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HS8.3.5/SSS7.12

Estimation of soil-atmosphere and vadose zone water fluxes by use of precision lysimeter measurements (co-organized)
Convener: Wolfgang Durner  | Co-Conveners: Ute Wollschläger , Peter Cepuder , Harry Vereecken 
Orals
 / Fri, 02 May, 10:30–12:00  / Room R4
Posters
 / Attendance Fri, 02 May, 13:30–15:00  /  / Attendance 13:30–15:00
 / Attendance Fri, 02 May, 13:30–15:00  /  / Attendance 13:30–15:00
 / Attendance Fri, 02 May, 13:30–15:00  /  / Attendance 13:30–15:00
 / Attendance Fri, 02 May, 13:30–15:00  /  / Attendance 13:30–15:00  / Red Posters
Water fluxes between the earth surface and the atmosphere can be estimated by metorological, plant-physiological and by soil water balance approaches. Estimation of water fluxes below the root zone is mostly done by water balance approaches. Many equations regarding these components are based on average monthly or daily data. However, weighing lysimeters are precise tools to allow the determination of the hydrological cycle components in very short time intervals. Specifically, evapotranspiration ET from weighing lysimeters can be computed from weight changes ΔS, rainfall R, irrigation I and percolation water P (ET = R + I - P - ΔS) and compared with calculated ET. Thus, lysimeter measured ET values allow to adapt ET equations, and to assess the physiological reactions of plants on soil and atmospheric conditions. Interception processes and dew formation and dew evaporation can also be better interpreted and perhaps embedded in ET equations. Similarly, lysimeters with controlled suction at the lower boundary allow estimation of deep water percolation on short time scales, thus giving hints about the occurrence and the extent of preferential flow.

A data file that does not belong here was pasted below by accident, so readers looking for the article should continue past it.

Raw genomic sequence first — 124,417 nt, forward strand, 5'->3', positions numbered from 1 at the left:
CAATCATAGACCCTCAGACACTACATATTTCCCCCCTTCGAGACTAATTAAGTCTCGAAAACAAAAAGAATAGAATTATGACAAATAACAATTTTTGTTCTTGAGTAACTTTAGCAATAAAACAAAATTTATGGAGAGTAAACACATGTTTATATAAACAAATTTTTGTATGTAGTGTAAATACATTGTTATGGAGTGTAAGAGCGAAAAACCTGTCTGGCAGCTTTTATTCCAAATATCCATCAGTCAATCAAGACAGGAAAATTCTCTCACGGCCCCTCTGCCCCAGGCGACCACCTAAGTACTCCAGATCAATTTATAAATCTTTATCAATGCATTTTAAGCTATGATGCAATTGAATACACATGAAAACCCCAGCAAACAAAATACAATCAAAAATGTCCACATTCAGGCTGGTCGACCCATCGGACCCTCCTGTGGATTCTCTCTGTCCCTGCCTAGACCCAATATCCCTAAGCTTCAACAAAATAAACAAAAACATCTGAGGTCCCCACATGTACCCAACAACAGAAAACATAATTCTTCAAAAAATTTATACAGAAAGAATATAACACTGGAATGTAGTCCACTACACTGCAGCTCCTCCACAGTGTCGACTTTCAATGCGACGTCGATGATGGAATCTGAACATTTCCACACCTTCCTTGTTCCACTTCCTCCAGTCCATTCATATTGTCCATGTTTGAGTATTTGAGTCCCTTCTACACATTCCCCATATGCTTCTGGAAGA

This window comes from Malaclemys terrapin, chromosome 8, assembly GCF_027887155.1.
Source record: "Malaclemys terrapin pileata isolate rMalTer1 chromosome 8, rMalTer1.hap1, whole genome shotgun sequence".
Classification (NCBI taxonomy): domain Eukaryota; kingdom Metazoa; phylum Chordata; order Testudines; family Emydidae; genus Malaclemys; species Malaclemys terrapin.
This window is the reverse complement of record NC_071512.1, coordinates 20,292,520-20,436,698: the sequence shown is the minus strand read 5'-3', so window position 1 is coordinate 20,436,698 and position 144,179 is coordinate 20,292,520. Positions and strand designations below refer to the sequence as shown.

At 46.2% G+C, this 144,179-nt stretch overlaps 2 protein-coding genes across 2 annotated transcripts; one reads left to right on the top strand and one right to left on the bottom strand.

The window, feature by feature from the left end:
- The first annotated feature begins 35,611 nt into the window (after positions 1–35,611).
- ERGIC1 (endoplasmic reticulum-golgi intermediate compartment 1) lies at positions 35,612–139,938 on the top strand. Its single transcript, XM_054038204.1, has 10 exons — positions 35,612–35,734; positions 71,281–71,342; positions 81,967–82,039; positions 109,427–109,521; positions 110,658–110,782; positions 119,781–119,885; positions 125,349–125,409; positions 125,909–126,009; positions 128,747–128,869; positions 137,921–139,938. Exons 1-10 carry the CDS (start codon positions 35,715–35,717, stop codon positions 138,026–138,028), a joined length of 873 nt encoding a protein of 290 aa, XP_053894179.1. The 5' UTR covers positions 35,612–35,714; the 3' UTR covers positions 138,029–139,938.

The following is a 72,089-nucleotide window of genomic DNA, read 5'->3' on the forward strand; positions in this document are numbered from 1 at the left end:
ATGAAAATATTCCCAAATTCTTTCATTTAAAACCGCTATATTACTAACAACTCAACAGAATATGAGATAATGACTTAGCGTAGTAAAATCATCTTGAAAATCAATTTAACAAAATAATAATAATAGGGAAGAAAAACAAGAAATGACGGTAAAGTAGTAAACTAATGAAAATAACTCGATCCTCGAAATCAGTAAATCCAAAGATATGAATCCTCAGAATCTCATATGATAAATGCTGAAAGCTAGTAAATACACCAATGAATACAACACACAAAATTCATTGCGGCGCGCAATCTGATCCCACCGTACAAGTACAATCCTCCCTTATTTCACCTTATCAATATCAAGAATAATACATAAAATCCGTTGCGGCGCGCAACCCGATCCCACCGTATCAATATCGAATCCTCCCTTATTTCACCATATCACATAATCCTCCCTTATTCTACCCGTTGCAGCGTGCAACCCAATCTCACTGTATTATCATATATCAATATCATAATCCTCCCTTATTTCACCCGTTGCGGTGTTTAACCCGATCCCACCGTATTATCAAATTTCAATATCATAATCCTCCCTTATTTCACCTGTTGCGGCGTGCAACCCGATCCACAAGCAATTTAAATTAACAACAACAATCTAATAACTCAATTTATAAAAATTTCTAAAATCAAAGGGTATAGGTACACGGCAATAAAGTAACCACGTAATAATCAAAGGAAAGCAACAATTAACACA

This session aims to discuss innovative process research with the help of lysimeter studies to improve our understanding of soil–plant–atmosphere and soil-groundwater relations. We invite researchers ranging from plant production, climatology and unsaturated zone which are applied to lysimetry research in a broad sense. We especially invite innovative studies to determine evapotranspiration in time steps shorter than one day. Lastly, we invite pioneering research that connects hydrological and grow processes knowledge in the unsaturated zone with respective modeling.